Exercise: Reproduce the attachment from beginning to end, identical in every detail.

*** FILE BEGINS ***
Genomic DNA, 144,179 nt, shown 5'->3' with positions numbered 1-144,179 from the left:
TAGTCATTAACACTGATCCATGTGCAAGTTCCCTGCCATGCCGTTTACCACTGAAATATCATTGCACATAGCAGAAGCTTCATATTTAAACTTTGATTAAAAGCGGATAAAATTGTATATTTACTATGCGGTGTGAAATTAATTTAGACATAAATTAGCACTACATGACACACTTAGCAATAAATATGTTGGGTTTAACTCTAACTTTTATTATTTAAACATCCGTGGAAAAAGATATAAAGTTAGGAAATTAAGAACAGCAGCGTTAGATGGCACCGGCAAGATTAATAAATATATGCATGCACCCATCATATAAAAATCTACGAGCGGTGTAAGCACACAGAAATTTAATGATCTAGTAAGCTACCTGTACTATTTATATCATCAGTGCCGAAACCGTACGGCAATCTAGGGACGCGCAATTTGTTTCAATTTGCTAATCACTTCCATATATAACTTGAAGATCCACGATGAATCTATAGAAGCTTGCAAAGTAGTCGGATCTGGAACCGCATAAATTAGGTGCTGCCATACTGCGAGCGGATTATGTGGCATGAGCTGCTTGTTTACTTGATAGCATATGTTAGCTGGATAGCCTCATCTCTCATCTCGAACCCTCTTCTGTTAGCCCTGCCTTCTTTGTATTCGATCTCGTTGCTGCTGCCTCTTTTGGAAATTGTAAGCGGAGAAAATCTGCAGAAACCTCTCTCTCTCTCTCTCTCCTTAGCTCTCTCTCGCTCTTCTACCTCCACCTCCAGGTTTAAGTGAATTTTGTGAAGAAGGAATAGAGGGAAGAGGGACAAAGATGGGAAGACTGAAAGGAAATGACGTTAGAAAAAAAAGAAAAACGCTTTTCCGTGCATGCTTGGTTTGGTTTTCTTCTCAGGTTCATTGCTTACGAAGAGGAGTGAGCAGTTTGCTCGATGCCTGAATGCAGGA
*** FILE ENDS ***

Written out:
Genomic DNA, 144,179 nt, shown 5'->3' with positions numbered 1-144,179 from the left:
TAGTCATTAACACTGATCCATGTGCAAGTTCCCTGCCATGCCGTTTACCACTGAAATATCATTGCACATAGCAGAAGCTTCATATTTAAACTTTGATTAAAAGCGGATAAAATTGTATATTTACTATGCGGTGTGAAATTAATTTAGACATAAATTAGCACTACATGACACACTTAGCAATAAATATGTTGGGTTTAACTCTAACTTTTATTATTTAAACATCCGTGGAAAAAGATATAAAGTTAGGAAATTAAGAACAGCAGCGTTAGATGGCACCGGCAAGATTAATAAATATATGCATGCACCCATCATATAAAAATCTACGAGCGGTGTAAGCACACAGAAATTTAATGATCTAGTAAGCTACCTGTACTATTTATATCATCAGTGCCGAAACCGTACGGCAATCTAGGGACGCGCAATTTGTTTCAATTTGCTAATCACTTCCATATATAACTTGAAGATCCACGATGAATCTATAGAAGCTTGCAAAGTAGTCGGATCTGGAACCGCATAAATTAGGTGCTGCCATACTGCGAGCGGATTATGTGGCATGAGCTGCTTGTTTACTTGATAGCATATGTTAGCTGGATAGCCTCATCTCTCATCTCGAACCCTCTTCTGTTAGCCCTGCCTTCTTTGTATTCGATCTCGTTGCTGCTGCCTCTTTTGGAAATTGTAAGCGGAGAAAATCTGCAGAAACCTCTCTCTCTCTCTCTCTCCTTAGCTCTCTCTCGCTCTTCTACCTCCACCTCCAGGTTTAAGTGAATTTTGTGAAGAAGGAATAGAGGGAAGAGGGACAAAGATGGGAAGACTGAAAGGAAATGACGTTAGAAAAAAAAGAAAAACGCTTTTCCGTGCATGCTTGGTTTGGTTTTCTTCTCAGGTTCATTGCTTACGAAGAGGAGTGAGCAGTTTGCTCGATGCCTGAATGCAGGA